ahead of what could be the most important week for the
Northern Ireland peace process in five years.
Mr Blair and Mr Ahern are due back in the North later next
week to publish their blueprint for restoring devolution.
Secretary of State Paul Murphy met Irish Foreign Minister
Brian Cowen this morning to discuss the potential for
political progress in the coming weeks.
Schumer Seeks Visa for McAliskey
NEW York Senator Charles Schumer is championing the cause of Irish civil
rights activist Bernadette Devlin McAliskey this week. In a letter to U.S.
Consul General Barbara Stephenson in Belfast, Schumer urges “(moving with)
all due speed to approve a visa for travel to the United States for former
member of Parliament, longtime Irish civil rights leader and frequent visitor
to the United States, Bernadette Devlin McAliskey of Co. Tyrone"
Schumer is just the latest in a long list of supporters that have come
forward in the last few weeks to support McAliskey, who says she threatened
and interrogated before she was deported from the U.S. as a security threat
on February 21, after arriving in Chicago.
"One agent read what he said (a fax from Ireland) contained, that there was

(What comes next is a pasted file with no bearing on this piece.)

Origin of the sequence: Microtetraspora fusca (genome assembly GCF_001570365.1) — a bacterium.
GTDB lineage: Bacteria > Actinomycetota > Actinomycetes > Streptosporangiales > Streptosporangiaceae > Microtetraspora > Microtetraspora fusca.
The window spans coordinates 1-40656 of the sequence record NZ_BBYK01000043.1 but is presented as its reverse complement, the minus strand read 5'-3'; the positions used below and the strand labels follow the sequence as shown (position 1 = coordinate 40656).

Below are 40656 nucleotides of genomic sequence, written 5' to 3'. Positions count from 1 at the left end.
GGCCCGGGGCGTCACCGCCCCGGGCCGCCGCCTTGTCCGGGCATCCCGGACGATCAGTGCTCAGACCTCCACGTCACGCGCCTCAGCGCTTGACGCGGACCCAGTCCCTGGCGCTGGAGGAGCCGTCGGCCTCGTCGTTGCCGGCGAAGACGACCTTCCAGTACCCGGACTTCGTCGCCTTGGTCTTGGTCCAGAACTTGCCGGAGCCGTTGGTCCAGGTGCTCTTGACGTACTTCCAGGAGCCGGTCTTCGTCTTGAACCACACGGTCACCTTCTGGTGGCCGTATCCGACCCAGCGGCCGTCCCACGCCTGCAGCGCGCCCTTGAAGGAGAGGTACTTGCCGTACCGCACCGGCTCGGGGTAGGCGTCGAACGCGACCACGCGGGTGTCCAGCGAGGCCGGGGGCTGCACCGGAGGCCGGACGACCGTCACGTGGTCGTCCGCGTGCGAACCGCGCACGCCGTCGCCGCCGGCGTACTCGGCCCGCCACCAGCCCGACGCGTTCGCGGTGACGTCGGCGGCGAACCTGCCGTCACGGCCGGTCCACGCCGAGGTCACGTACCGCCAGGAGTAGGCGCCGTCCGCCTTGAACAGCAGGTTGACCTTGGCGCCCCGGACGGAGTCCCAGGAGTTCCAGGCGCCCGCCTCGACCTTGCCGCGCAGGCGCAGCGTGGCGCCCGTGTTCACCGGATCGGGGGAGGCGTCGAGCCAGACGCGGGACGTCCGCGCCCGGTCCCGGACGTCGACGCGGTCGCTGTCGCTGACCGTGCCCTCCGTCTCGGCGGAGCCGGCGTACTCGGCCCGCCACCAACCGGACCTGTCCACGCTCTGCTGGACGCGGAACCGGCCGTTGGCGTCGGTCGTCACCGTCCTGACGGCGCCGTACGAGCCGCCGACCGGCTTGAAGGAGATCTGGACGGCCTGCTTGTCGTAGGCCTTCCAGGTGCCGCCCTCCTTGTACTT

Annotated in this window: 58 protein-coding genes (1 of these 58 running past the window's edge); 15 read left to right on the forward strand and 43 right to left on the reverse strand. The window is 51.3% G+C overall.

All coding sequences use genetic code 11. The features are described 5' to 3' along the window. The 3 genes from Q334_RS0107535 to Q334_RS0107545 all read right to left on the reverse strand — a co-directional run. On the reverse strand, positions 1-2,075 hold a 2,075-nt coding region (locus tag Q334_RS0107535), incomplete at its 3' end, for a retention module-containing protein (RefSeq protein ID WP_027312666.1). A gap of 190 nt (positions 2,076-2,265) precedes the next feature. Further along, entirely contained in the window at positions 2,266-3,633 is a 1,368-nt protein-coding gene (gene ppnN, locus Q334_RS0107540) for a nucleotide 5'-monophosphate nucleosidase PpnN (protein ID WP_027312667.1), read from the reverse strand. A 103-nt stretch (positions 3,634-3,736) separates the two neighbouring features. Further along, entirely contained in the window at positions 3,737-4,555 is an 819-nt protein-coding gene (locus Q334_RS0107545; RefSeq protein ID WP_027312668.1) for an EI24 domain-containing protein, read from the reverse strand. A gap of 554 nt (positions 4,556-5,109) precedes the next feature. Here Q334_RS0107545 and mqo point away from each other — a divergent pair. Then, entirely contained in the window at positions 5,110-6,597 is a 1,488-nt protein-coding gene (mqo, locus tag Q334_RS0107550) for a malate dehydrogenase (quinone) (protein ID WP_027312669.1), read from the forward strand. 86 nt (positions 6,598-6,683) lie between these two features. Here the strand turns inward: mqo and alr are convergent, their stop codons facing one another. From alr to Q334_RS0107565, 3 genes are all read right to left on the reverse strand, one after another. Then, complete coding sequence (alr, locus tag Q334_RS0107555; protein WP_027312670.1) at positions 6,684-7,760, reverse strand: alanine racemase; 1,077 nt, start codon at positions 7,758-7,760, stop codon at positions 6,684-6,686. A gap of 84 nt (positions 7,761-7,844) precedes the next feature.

a passenger with my name who was a real or potential threat to the security
of the United States," McAliskey told the Irish Voice after her deportation.
Her deportation has angered Irish American groups across the country.
Peter Foley from the labor workers union told the Irish Voice there is an
active campaign to get McAliskey back into America.
"We are enlisting the help of congressman and lobbyists to get Bernadette
permission to enter America again," he said.
In his letter to the U.S. consul, Schumer says, "Given her frequent
visits to the United States, the significant regard with which many in our
nation hold her--she has received the keys to several American cities,
including, New York -- and her lifelong commitment to civil rights, and
social justice, it is hard to understand why Mrs. Devlin McAliskey was